Tuesday, January 29, 2013

Detectives Beyond Borders dissects a joke

The wait is over. It's been barely a week since I finished reading the first volume of Robert Musil's The Man Without Qualities, but when the book in question is quite possibly the greatest novel of the twentieth century, a week seems long. But my copy of Volume 2 arrived today, and I shall keep you posted as appropriate. The novel's third part, with which Vol. 2 begins, is called "Into the Millennium (The Criminals)," so I suspect I'll come up with a post or two to interest the crime readers of intelligence and good taste who visit Detectives Beyond Borders.

I made good use of the inter-Musils interval, reading, among other things, one of the greatest Icelandic sagas, Allan Guthrie's funny, violent, touching novella Kill Clock, and a whole bunch of newer writing influenced by pulp, paperback originals, and 1970s and '80s adventure stories.

Along the way, I revisited a previous comment I'd posted about wiseass crime writers, talented authors whose good jokes occasionally obtrude on the story rather than helping it along. Such jokes sometimes seem to me the verbal equivalent of an actor mugging for the camera.

Eric Beetner has an interesting relationship to those guys. I read two of his books while waiting for TMWQ2, the novella Dig Two Graves and The Devil Doesn't Want Me, a novel. Beetner is good at creating entertaining variations on crime themes, such as the prison story and the revenge tale (you might call his takes on the former two, in Dig Two Graves, oral storytelling), the road epic, and the saga of the aging hit man and the hotshot young gun. (The latter works all the more because the young gun is such a little shit.)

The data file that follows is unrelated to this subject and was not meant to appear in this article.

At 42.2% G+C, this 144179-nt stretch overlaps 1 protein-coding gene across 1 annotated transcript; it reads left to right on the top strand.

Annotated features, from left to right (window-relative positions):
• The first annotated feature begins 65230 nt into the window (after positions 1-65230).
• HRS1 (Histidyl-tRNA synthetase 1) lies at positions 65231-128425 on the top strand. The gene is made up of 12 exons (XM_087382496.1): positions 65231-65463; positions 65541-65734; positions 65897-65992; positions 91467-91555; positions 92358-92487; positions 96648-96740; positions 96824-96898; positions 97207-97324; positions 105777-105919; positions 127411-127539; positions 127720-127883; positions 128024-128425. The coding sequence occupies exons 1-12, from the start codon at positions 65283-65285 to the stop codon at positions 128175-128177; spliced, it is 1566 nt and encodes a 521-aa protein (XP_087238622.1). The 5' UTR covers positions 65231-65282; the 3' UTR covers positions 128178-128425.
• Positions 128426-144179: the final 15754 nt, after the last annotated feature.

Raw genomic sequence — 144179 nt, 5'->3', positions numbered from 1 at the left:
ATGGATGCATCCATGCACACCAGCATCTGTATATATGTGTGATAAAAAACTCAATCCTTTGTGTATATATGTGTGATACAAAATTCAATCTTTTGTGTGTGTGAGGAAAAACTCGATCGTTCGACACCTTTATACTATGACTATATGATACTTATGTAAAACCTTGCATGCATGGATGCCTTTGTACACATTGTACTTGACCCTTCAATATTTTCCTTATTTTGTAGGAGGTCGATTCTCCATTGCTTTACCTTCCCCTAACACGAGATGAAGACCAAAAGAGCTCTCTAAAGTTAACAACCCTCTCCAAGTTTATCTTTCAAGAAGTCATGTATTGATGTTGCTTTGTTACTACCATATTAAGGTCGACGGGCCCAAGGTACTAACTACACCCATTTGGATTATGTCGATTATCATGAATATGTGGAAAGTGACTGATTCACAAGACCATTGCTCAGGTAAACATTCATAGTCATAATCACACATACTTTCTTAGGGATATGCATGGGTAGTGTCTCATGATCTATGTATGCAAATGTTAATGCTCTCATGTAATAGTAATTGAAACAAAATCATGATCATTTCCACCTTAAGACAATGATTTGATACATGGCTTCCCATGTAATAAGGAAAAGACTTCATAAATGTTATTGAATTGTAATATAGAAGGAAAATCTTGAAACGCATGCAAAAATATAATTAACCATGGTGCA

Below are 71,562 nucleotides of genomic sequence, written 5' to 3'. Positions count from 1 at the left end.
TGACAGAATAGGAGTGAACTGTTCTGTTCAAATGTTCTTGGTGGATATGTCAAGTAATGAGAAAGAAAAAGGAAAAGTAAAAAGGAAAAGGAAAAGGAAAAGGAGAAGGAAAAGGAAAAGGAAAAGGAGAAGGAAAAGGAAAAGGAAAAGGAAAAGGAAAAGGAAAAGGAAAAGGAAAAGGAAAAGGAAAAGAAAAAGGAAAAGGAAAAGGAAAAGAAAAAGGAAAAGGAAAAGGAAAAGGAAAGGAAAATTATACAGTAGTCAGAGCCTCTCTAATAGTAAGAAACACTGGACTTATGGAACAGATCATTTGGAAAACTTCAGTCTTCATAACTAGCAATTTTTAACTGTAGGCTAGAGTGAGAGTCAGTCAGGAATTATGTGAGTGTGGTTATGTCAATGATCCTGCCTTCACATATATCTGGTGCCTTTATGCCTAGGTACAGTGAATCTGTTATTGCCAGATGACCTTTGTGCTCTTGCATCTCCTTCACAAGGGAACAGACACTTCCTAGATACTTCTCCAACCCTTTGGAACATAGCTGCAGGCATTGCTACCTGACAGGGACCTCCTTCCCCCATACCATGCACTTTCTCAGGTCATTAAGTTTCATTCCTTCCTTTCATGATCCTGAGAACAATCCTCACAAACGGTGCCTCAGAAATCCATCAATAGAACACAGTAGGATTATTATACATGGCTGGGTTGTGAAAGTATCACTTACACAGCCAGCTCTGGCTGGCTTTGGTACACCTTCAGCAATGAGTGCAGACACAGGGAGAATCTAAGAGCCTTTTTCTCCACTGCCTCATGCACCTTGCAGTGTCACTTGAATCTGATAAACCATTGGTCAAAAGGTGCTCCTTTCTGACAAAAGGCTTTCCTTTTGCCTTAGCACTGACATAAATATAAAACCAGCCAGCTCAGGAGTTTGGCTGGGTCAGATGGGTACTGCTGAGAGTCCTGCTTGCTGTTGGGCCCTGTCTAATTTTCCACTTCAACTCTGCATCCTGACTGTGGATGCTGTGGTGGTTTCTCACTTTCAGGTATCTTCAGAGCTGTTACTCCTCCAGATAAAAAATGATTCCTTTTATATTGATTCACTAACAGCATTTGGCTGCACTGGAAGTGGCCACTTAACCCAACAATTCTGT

I thought some of Beetner's jokes were a bit jokey in the novella, but hell, it's a novella. When he stretched out to novel length, in The Devil Doesn't Want Me, I was pleased to see an occasional rueful tone to some of the jokes, which shows me that the guy has chops and that he knows how to create a range of moods.

And the book is filled with good things: amusing byplay involving FBI agents who never get involved in the main story, and trenchant observations about the new Las Vegas and the old, among them. But a time or two, I think Beetner loved a joke too much to let go once he'd told it. Here's an example: The protagonist, Lars, a middle-aged hit man who keeps body and soul together with yoga, contemplates his superiority to the musclebound thug holding a gun on him:
"Guys like the big brute...smashing Lars' own gun hand into the tile floor cared only about the muscles. Lifting, squatting, pumping. For what? A thick neck like that can't turn to check out a great ass anymore."
That's the kind of touching, surprising, humanizing thought that Allan Guthrie is so good at. But Beetner has Lars continue the thought:
"And why did evolution put a swivel on a neck if not for that?"
That may be funny, but what does it add? What does it say that the preceding lines did not? I say Beetner should have cut the line and saved it for another book. To me that coda to the joke was a bit like being elbowed in the ribs and asked "Get it? Ya get it?" And that was all the more frustrating because the first joke was so good.

Your questions: Am I wrong? And what makes a joke function effectively as part of a story?